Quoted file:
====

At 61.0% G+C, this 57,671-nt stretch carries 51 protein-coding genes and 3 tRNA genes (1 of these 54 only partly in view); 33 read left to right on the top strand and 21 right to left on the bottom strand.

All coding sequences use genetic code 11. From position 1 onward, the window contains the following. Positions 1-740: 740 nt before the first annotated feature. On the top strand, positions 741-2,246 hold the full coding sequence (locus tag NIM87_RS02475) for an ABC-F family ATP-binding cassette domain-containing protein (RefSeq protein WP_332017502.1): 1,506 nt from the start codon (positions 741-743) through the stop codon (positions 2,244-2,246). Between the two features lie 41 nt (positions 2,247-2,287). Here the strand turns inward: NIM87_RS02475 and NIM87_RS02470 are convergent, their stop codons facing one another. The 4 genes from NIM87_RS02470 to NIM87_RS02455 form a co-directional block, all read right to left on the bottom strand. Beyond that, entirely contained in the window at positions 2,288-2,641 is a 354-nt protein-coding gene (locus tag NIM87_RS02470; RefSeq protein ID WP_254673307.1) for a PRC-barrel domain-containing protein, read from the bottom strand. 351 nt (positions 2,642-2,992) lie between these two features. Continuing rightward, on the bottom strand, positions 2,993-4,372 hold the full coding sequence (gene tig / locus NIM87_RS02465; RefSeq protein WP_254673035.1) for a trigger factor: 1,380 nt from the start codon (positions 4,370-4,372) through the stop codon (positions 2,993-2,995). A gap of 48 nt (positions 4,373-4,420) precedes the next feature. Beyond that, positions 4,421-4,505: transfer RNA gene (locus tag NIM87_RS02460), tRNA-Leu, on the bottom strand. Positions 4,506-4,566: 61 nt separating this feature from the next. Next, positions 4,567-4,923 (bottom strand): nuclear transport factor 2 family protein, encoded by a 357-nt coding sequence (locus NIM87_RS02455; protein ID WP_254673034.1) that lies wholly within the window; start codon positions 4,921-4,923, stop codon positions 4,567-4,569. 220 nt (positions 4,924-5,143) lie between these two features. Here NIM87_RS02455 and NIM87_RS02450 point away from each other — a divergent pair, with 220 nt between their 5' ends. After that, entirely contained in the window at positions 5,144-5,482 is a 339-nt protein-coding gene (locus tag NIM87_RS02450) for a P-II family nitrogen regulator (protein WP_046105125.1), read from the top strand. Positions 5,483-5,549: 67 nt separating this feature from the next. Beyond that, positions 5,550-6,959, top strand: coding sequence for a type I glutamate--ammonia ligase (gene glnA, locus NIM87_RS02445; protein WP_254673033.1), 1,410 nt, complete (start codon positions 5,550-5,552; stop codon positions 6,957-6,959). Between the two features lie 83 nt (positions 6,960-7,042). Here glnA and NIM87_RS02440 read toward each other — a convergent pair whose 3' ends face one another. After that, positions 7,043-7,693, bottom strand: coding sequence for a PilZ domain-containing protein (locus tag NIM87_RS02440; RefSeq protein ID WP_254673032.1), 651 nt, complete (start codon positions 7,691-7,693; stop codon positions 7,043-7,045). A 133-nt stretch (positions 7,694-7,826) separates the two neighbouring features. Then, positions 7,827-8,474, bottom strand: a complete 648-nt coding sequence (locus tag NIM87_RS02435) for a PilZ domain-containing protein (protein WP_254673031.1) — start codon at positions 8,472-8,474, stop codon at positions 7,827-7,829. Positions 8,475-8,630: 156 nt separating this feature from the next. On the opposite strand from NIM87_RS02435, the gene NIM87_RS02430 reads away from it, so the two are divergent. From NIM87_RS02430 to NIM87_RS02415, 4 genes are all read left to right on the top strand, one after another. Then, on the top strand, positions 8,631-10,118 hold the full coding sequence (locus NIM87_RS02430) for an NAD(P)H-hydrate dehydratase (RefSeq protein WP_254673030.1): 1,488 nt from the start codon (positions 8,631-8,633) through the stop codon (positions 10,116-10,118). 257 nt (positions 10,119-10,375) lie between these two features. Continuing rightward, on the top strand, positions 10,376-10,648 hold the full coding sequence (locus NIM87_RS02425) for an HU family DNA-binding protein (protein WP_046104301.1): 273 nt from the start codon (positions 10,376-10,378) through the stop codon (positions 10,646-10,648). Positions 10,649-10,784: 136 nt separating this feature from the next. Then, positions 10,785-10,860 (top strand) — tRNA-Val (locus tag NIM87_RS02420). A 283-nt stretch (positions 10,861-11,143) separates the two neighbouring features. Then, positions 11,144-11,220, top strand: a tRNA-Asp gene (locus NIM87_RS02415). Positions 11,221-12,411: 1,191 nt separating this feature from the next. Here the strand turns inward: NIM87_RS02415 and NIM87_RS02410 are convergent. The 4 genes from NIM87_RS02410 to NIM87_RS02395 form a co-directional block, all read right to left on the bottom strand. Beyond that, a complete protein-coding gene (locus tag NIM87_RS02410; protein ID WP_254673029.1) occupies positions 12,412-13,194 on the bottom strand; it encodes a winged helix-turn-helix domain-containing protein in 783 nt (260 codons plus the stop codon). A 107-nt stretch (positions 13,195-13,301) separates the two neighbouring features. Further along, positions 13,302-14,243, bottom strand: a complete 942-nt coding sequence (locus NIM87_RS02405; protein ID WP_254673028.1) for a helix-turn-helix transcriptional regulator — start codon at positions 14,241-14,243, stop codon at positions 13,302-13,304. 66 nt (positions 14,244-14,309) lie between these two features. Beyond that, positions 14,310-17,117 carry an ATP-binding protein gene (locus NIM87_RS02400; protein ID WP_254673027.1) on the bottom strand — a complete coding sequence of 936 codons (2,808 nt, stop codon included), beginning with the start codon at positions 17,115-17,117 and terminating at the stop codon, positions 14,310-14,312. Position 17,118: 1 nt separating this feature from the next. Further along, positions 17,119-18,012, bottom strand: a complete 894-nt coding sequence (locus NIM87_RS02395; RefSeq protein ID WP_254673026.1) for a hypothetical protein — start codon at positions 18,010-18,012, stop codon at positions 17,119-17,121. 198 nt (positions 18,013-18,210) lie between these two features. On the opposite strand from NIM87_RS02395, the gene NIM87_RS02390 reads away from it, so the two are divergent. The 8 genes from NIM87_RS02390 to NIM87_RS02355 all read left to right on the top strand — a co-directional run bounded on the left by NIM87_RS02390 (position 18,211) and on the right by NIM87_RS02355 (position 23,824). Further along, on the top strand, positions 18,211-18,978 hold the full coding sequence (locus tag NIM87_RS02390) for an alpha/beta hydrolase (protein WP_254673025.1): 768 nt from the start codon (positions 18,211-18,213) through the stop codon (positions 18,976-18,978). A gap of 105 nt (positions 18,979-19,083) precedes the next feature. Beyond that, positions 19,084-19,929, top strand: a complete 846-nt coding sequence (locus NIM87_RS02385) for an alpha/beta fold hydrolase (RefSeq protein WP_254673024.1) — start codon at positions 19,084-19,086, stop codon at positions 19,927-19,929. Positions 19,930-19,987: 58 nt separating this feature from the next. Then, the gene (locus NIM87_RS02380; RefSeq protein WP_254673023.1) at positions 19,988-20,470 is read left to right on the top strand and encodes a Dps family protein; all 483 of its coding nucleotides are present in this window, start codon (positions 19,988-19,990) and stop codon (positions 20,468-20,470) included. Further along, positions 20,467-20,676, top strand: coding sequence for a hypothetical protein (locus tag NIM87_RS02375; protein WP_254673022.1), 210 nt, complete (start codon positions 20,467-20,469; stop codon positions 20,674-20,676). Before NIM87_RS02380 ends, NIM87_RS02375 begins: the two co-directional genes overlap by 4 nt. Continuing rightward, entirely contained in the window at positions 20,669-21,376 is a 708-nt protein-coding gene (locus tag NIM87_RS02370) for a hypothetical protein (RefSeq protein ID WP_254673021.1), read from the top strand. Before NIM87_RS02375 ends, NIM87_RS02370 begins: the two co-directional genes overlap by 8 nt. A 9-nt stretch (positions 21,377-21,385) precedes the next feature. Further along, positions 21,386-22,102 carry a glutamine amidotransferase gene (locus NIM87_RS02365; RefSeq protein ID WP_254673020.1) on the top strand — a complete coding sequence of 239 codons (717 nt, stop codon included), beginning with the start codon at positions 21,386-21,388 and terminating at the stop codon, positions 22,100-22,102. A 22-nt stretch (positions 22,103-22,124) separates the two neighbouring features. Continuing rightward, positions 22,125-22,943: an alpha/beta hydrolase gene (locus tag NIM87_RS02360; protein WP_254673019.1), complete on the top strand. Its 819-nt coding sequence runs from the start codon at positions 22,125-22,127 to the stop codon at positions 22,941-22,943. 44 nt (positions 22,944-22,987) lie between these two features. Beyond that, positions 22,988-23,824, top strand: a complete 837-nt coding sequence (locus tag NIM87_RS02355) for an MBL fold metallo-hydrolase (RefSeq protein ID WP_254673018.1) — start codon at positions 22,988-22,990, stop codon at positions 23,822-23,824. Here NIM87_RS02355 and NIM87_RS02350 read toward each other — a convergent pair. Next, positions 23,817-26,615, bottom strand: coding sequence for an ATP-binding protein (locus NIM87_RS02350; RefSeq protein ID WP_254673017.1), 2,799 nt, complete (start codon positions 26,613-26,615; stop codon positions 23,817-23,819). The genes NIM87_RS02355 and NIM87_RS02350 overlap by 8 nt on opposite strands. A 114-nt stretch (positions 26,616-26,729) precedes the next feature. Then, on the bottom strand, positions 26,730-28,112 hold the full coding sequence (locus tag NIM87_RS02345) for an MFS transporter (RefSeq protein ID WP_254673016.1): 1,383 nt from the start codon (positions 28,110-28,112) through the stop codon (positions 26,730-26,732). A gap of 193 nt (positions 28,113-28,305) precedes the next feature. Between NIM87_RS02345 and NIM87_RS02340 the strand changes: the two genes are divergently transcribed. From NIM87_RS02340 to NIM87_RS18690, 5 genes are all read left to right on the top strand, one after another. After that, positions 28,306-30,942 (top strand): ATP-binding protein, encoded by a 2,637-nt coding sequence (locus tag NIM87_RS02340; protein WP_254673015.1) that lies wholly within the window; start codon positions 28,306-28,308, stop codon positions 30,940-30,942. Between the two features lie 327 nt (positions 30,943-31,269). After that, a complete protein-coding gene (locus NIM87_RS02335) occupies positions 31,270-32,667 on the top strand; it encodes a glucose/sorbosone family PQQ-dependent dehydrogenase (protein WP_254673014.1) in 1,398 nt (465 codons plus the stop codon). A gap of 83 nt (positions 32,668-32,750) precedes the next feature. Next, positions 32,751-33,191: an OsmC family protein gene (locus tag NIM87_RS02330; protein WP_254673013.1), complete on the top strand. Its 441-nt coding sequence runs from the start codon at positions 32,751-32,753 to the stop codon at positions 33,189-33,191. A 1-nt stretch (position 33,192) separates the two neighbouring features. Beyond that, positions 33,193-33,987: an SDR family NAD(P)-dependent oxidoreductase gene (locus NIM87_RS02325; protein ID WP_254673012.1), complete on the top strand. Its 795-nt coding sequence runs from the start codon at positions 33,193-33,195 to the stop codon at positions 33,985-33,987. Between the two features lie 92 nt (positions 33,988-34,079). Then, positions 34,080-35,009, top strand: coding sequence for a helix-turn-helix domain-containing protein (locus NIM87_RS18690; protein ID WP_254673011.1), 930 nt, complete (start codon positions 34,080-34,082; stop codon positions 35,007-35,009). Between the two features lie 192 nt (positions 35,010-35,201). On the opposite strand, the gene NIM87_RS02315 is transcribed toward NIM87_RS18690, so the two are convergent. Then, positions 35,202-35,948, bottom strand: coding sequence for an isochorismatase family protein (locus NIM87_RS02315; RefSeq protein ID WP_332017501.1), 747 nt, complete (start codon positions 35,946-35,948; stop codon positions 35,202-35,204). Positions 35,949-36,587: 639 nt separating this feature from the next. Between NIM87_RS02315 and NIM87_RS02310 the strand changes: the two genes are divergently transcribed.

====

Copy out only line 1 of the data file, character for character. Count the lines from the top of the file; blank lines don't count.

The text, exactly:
At 61.0% G+C, this 57,671-nt stretch carries 51 protein-coding genes and 3 tRNA genes (1 of these 54 only partly in view); 33 read left to right on the top strand and 21 right to left on the bottom strand.